Generally, microcantilevers are functionalized to detect one type of substance by exposing them to fluids, Savran said. However, being able to microprint a sequence of precisely placed dots of different chemicals on each cantilever could make it possible to functionalize a device to detect several substances at once. Such a sensing technology also would require a smaller sample size than conventional diagnostic technologies, making it especially practical.

The new microtweezers are designed to be attached easily to "translation stages" currently used in research. These stages are essentially platforms on which to mount specimens for viewing and manipulating. Unlike most other microtweezers, the new device is highly compact and portable and can be easily detached from a platform and brought to another lab while still holding a micro-size object for study, Savran said.

The two-pronged tweezer is micromachined in a laboratory called a "clean room" with the same techniques used to create microcircuits and computer chips. The research was based at the Birck Nanotechnology Center in Purdue's Discovery Park.
Purdue has filed for a provisional patent on the design.

####

For more information, please click here

Contacts:
Writer:
Emil Venere
765-494-4709


Source:
Cagri A. Savran
765 494-8601

Copyright © Purdue University

If you have a comment, please Contact us.

Issuers of news releases, not 7th Wave, Inc. or Nanotechnology Now, are solely responsible for the accuracy of the content.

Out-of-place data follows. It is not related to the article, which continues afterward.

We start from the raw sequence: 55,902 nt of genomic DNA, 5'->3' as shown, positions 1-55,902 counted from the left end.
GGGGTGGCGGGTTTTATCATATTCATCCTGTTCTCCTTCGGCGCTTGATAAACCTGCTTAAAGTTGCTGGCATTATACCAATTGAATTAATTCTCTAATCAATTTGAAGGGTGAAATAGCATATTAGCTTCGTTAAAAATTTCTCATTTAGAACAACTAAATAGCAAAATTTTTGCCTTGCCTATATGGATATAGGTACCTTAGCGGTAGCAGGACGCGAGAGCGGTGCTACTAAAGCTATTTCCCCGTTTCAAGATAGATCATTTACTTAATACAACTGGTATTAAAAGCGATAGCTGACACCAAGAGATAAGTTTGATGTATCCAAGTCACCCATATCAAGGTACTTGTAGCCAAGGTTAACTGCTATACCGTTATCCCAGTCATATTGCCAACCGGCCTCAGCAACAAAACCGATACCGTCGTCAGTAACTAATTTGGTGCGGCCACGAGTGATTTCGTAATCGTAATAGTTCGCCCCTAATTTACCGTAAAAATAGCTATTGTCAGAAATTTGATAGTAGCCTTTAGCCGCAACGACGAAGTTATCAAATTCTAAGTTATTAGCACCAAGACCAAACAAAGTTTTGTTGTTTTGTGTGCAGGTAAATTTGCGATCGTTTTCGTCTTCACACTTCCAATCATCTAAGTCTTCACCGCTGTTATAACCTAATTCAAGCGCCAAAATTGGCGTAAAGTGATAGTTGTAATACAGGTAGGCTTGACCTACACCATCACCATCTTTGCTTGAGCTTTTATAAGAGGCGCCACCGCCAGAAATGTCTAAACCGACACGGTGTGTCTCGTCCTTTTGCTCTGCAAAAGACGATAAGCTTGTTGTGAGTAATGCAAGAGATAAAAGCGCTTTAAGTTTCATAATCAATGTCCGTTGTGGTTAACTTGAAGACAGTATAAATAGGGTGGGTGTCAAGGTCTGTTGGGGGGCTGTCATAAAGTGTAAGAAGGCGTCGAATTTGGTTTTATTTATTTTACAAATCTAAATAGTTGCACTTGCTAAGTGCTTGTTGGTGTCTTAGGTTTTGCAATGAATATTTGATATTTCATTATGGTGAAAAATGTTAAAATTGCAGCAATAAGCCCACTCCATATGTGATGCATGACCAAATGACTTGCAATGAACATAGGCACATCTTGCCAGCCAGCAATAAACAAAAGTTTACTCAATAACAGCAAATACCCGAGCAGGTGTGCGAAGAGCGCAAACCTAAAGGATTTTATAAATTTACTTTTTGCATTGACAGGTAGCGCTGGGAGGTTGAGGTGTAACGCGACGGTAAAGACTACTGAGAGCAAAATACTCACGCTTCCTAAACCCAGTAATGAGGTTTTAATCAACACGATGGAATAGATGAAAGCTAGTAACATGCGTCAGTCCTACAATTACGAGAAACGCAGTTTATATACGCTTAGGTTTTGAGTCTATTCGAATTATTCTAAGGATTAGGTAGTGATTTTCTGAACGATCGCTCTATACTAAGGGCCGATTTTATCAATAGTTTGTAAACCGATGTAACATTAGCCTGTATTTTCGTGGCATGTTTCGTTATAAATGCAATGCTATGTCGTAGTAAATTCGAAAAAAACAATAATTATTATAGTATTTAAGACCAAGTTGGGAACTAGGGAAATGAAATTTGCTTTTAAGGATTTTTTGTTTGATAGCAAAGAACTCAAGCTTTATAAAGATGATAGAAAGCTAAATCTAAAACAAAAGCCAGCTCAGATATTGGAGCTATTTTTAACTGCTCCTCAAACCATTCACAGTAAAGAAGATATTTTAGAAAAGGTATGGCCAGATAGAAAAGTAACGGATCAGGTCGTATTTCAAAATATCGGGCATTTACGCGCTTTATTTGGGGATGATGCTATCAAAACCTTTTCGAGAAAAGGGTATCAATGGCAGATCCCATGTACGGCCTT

Bookmark:
Delicious Digg Newsvine Google Yahoo Reddit Magnoliacom Furl Facebook

Related News Press

News and information

Virginia Tech physicists propose path to faster, more flexible robots: Virginia Tech physicists revealed a microscopic phenomenon that could greatly improve the performance of soft devices, such as agile flexible robots or microscopic capsules for drug delivery May 17th, 2024

Gene therapy relieves back pain, repairs damaged disc in mice: Study suggests nanocarriers loaded with DNA could replace opioids May 17th, 2024

Shedding light on perovskite hydrides using a new deposition technique: Researchers develop a methodology to grow single-crystal perovskite hydrides, enabling accurate hydride conductivity measurements May 17th, 2024

Oscillating paramagnetic Meissner effect and Berezinskii-Kosterlitz-Thouless transition in cuprate superconductor May 17th, 2024

MEMS

Bosch launches longevity program for industrial and IoT applications: High-performance accelerometer, IMU and pressure sensor with 10-year availability July 23rd, 2020

CEA-Leti Develops Tiny Photoacoustic-Spectroscopy System For Detecting Chemicals & Gases: Paper at Photonics West to Present Detector that Could Cost 10x Less Than Existing Systems and Prompt Widespread Use of the Technology February 4th, 2020